The diagnostic value of the EUV lines in Si-like ions relies on accurate atomic data. A large number of theoretical studies have been conducted for the sequence as well as for individual ions and here we can only discuss a few of the more recent studies. Froese Fischer et al. (2006) reported on energies, lifetimes, and transition rates for low-lying states in ions up to Fe XIII from multiconfiguration Hartree-Fock calculations with Breit-Pauli relativistic corrections (MCHF-BP) as part of the large compilation of atomic data for ions in the sodium-to argon-like sequences. For the Si-like ions, only valence electron correlation was considered. Kohstall et al. (1998) performed fully relativistic multiconfiguration Dirac-Hartree-Fock (MCDHF) calculations for seven ions in the sequence giving energies, lifetimes, and transition rates. Again, only valence correlation was accounted for. Brage and coworkers (Huang et al. 2005; Andersson & Brage 2007) used both the MCHF-BP and MCDHF methods to study energies and transition rates along the sequence. The effects of valence- and core-valence electron correlation were analyzed with the conclusion that core-valence correlation is important at the low-Z end, but that the effects decrease with Z. For higher Z it is important to use a fully relativistic approach. As part of the comparison of theoretical emission-line-intensity ratios with high-resolution spectra from the SERTS, Keenan et al. (2007) provided MCDHF energy and transition data involving 301 levels in Fe XIII, originally from a work by Aggarwal & Keenan (2004). Storey & Zeippen (2010) did R-matrix calculations of rate coefficients for electron collisional excitation and oscillator strengths for Fe XIII. Turning to Ni XV, Landi & Bhatia (2012) did FAC calculations of electron impact collision strengths, energy levels, oscillator strengths, and transition rates, while Gupta & Msezane (2012) used the CIV3 code to compute excitation energies from the ground state as well as oscillator strengths and radiative transition rates. Much theoretical data has been provided by Ishikawa and Vilkas using the relativistic multireference many-body perturbation (MR-MP) method. In a number of publications energies and transition probabilities were presented for various ions in the sequence (Ishikawa & Vilkas 2001, 2002; Vilkas & Ishikawa 2003a,b, 2004a,b). The excitation energies were computed with spectroscopic accuracy and a number of experimental misidentifications were detected. Also, the calculations allowed new lines to be identified; see, for example, Träbert et al. (2011). On the experimental side, Träbert and coworkers have reported lifetimes as well as spectra for line identification from accelerator based work (Träbert et al. 1985, 1988, 1989, 2003; Träbert 1986, 1998, 2005).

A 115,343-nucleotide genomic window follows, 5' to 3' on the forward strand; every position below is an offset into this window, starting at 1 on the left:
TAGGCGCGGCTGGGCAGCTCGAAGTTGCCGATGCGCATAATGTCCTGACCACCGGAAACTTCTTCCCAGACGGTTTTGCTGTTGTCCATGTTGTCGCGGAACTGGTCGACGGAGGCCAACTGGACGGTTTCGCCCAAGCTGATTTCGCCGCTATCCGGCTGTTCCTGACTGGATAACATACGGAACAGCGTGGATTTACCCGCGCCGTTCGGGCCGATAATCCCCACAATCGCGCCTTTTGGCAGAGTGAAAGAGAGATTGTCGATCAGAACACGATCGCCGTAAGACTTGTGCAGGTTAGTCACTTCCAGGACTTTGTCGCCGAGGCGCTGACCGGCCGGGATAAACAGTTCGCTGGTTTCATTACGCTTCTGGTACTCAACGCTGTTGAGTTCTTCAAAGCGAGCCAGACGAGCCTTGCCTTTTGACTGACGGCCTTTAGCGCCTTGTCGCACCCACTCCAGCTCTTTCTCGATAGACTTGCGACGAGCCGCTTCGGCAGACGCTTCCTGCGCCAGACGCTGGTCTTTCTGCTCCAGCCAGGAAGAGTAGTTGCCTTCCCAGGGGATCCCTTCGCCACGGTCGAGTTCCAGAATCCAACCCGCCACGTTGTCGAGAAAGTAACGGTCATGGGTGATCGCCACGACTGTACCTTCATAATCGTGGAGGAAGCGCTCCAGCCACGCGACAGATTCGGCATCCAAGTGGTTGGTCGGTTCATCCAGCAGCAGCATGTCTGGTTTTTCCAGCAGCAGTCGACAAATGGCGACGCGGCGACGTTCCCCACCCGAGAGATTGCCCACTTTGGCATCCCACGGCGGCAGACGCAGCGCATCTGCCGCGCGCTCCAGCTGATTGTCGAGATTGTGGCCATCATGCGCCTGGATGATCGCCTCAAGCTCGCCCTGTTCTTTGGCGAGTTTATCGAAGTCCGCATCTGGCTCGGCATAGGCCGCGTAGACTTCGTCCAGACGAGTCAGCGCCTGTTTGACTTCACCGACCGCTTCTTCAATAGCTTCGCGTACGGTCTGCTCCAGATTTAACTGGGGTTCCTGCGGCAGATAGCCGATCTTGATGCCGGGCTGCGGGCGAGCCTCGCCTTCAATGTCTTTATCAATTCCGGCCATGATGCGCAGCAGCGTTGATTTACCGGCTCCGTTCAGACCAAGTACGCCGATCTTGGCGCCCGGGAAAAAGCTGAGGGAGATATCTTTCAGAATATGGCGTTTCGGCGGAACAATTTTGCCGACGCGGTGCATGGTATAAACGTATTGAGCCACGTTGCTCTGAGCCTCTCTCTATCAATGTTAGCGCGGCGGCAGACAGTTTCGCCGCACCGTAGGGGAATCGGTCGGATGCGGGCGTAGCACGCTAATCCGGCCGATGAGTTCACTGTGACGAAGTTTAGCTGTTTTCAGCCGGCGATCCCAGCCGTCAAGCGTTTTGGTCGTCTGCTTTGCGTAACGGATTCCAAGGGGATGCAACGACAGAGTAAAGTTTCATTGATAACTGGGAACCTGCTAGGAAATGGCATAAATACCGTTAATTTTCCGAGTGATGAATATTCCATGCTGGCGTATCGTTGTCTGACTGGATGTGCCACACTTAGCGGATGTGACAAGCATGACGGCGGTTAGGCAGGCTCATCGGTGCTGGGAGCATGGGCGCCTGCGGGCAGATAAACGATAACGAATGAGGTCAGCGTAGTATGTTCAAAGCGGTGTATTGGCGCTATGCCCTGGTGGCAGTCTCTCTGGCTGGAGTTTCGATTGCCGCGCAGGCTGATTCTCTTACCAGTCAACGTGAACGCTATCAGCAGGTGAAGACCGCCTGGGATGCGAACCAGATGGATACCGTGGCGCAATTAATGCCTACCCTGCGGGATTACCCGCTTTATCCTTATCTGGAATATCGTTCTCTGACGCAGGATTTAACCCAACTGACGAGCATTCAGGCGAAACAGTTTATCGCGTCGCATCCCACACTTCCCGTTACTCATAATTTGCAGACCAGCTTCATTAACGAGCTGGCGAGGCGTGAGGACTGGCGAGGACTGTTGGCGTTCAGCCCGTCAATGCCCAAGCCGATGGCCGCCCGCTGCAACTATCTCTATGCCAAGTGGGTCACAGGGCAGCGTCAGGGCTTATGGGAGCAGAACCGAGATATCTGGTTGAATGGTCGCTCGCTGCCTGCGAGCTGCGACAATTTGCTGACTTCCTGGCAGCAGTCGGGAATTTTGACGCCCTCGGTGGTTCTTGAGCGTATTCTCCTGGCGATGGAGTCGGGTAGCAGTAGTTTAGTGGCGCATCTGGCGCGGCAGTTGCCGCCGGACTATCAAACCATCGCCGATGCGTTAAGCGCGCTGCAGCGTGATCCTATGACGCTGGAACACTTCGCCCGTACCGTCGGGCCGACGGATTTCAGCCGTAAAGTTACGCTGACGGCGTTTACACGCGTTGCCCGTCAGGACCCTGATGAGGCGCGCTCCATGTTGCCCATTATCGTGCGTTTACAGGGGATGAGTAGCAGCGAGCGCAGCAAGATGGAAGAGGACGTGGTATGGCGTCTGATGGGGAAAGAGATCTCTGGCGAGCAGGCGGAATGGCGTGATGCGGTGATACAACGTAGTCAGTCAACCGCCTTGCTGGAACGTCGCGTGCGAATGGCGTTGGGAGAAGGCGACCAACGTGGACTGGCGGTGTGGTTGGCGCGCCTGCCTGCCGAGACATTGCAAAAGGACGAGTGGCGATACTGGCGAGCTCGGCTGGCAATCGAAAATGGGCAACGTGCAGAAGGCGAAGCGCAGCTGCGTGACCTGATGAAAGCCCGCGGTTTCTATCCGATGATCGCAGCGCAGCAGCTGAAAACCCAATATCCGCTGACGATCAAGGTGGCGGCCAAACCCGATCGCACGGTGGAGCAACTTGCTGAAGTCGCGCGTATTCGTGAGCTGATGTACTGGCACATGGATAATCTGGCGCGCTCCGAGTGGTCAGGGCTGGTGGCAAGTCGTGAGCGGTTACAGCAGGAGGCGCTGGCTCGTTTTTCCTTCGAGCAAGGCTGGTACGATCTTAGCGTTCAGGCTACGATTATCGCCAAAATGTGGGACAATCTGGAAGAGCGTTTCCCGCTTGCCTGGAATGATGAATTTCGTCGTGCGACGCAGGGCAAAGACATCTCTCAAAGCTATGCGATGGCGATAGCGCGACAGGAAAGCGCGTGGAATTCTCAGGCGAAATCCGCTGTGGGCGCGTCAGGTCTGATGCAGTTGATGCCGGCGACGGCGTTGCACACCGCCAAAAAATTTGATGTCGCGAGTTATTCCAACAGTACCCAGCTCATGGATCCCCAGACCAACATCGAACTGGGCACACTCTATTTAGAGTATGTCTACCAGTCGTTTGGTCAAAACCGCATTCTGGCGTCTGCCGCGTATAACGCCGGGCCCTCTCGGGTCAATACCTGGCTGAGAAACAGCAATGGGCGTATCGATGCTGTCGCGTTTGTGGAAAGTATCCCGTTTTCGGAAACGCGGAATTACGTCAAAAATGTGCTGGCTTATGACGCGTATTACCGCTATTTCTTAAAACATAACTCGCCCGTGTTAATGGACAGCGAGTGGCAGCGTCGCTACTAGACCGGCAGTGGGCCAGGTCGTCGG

Calculated excitation energies can be directly validated against observations and conversely, once a computational method and strategy was shown to be accurate, computed excitation energies aid further line identifications. For transition parameters, such as oscillator strengths and transition rates, the situation is very different. There are no experimental data for individual transitions; only lifetimes for a few states are available. In addition, lifetime measurements are in many cases associated with large uncertainties resulting in sizable error bars; see, for example, Träbert et al. (1989). Also transition parameters from calculations are problematic in that they often scatter substantially. One example is provided in Watanabe et al. (2009). In Table 1 of this paper, rates for diagnostically important transitions in Fe XIII from different calculations and tabulations are compared. For some transitions the rates from the quoted studies differ by a factor of 3.